AUGUSTA, Maine — A task force charged with implementing changes to Maine’s medical marijuana law fine-tuned its recommendations to the governor and Legislature on Friday, reaching consensus on several key issues but leaving a handful unanswered.
Last November, nearly 60 percent of Maine voters approved a referendum expanding the list of medical conditions eligible for treatment with marijuana. Voters also supported the creation of nonprofit medical marijuana dispensaries where registered patients could legally acquire the drug.
Since early December, a task force appointed by Gov. John Baldacci has struggled to recommend statutory changes to regulate the dispensaries in a way that helps patients without compromising public safety or creating legal headaches for law enforcement.
After five meetings, the group has developed a draft plan that addresses many of the major regulatory issues, including the general logistics of issuing of identification cards to registered users and how and when state officials could inspect dispensaries.
But members acknowledged that some potentially thorny issues — such as the precise language on local zoning aimed at controlling dispensary locations — would be worked out by lawmakers later this winter through a bill based on the task force’s work.
“I think this is one hurdle that we have cleared,” said Faith Benedetti, one of several members representing patients’ interests on the group. “I’m really optimistic and hopeful that now the Legislature will do the right thing for patients.”
“I think we did a lot of good work, and I hope we offered a lot of good guidance to the state on this issue,” said Brenda Harvey, commissioner of the Department of Health and Human Services.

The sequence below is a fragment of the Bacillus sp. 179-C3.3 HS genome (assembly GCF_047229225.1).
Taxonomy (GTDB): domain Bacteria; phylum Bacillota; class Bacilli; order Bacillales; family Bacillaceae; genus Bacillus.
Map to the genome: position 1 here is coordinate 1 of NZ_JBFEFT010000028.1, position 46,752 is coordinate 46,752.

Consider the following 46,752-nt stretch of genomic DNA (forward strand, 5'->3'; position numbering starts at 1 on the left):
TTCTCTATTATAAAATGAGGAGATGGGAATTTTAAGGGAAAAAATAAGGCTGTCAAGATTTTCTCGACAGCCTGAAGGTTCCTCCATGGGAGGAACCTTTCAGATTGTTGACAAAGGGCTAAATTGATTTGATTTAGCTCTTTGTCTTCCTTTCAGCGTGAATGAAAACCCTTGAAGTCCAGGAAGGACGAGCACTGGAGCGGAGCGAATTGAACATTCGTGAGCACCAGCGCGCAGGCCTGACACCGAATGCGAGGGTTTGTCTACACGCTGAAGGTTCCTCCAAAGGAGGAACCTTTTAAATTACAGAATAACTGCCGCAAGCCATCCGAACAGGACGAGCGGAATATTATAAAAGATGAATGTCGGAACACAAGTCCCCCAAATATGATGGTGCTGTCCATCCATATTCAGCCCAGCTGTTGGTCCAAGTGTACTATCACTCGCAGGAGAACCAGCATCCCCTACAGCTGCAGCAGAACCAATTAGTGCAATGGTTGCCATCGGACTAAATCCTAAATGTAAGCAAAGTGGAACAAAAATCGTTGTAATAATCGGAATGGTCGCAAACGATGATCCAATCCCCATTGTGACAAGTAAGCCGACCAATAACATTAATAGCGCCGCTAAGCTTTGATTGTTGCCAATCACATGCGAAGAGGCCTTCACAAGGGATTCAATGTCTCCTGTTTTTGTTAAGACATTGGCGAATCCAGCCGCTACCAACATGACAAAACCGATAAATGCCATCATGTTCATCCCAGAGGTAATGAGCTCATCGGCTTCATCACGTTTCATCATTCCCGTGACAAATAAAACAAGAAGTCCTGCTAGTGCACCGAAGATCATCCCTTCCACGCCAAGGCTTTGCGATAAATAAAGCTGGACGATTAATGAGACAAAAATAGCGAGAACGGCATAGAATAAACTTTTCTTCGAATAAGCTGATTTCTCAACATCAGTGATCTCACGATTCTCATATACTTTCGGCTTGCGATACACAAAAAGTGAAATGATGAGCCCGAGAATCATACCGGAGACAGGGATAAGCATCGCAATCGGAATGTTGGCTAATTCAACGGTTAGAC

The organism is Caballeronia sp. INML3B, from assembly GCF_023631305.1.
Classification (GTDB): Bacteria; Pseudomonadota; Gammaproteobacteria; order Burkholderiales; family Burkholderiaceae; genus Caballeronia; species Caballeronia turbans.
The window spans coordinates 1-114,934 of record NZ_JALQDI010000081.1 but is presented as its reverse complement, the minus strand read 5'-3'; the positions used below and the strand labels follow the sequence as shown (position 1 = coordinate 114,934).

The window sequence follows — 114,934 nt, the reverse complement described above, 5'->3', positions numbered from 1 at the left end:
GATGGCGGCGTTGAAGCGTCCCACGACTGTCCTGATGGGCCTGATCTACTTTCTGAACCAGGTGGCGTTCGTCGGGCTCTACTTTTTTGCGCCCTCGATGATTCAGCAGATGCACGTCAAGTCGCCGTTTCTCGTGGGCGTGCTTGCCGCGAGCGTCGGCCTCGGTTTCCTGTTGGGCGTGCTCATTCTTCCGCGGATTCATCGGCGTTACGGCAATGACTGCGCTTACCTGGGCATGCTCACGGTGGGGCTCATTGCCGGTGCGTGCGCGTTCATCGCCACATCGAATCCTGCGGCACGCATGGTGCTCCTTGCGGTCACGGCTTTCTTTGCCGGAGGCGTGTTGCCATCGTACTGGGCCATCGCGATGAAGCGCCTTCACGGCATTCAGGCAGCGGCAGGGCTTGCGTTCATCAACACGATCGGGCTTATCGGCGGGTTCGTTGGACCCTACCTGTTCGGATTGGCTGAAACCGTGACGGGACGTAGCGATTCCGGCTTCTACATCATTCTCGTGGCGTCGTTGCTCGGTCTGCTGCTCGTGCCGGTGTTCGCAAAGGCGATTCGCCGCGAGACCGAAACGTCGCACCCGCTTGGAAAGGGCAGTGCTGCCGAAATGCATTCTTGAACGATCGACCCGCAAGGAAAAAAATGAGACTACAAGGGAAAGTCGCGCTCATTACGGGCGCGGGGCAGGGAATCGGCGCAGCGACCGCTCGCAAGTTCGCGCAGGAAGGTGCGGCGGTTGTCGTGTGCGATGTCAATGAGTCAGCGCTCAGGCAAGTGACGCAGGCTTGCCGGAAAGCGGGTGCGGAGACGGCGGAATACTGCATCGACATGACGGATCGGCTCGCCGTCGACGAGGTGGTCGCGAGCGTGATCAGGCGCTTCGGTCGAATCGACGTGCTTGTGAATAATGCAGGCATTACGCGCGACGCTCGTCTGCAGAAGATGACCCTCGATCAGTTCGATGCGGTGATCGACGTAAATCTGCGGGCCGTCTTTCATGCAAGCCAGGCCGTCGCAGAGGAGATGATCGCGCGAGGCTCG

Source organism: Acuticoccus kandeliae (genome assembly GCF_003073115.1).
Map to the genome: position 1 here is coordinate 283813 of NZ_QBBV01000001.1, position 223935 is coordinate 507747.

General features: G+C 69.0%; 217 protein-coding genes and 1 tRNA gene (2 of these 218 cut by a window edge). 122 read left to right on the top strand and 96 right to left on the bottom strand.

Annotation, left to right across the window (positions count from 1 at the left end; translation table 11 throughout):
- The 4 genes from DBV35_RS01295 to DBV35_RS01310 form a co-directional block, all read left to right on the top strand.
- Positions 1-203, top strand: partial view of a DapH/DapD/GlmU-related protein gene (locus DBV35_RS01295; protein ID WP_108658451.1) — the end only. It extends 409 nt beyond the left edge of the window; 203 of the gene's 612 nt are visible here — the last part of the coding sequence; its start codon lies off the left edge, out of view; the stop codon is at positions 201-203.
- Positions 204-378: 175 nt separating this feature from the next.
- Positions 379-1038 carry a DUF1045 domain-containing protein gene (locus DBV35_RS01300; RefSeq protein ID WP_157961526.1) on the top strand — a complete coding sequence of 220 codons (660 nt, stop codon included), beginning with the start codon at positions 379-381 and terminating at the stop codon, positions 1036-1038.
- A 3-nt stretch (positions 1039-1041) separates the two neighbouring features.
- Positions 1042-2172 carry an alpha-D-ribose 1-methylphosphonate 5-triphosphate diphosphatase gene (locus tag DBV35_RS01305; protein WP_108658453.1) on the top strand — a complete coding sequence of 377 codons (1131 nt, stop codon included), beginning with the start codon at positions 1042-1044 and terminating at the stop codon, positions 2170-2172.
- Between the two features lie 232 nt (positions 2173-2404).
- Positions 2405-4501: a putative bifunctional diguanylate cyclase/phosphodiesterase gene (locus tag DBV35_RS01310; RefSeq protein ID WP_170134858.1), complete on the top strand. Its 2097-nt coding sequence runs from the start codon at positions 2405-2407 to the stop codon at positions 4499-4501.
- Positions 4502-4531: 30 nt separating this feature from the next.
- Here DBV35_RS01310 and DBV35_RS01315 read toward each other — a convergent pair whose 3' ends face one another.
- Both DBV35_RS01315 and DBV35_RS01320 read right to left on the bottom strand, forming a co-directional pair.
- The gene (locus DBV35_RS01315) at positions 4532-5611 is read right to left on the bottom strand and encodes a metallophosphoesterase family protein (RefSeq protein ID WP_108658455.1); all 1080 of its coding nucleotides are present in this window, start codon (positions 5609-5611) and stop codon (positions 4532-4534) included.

Under the ballot initiative approved by voters, dispensaries would have to register with the state and pay a $5,000 fee. Convicted felons would be prohibited from operating or working at a dispensary under the proposal.
The state would keep track of how many patients have designated that dispensary as their source for marijuana. Dispensaries could possess up to six live marijuana plants for each registered patient but could give out no more than 2.5 ounces of pot to each patient every 15 days.
Attorney General Janet Mills indicated Friday that she still has legal concerns about aspects of the proposed changes. But Mills said the task force had made significant progress.
“There is some more work that we will have to do because I don’t think the initiative was well-drafted,” Mills said.
One issue that has haunted the task force’s work is uncertainty over how many dispensaries could set up shop in Maine under the new rules. In fact, the state does not even have figures of how many patients are eligible to use medical marijuana under the existing law that has been on the books for roughly a decade.
“We still don’t know whether there are going to be 100 people who are going to be interested in dispensaries or 500 people or 5,000,” said John McElwee, retired District Court judge who represented the public on the panel.
Municipal officials throughout Maine are anxiously waiting for the rules on dispensaries to be final before deciding whether to limit or attempt to ban the nonprofit operations in town. Earlier this week, Ellsworth officials unanimously approved a six-month moratorium on dispensaries.
Also Friday, the majority of group members supported the creation of an advisory board that would review whether to add other debilitating conditions to the list of qualifying conditions for treatment with medical marijuana. A minority of the members had wanted the task force itself to recommend the addition of specific conditions, such as post-traumatic stress disorder.
The task force, comprising representatives of state government as well as the medical community and patients, is expected to submit a final report to Baldacci within the next two weeks. That report will then form the basis of legislation that will be considered by lawmakers.
Public hearings on the bill will be held later this winter.
Task force members Benedetti and attorney Dan Walker, who represented supporters of the ballot initiative, both said they believe the task force helped educate members and dispel myths about medical marijuana users.
“I think everyone on the task force came a long way understanding the needs of patients,” Walker said after Friday’s meeting.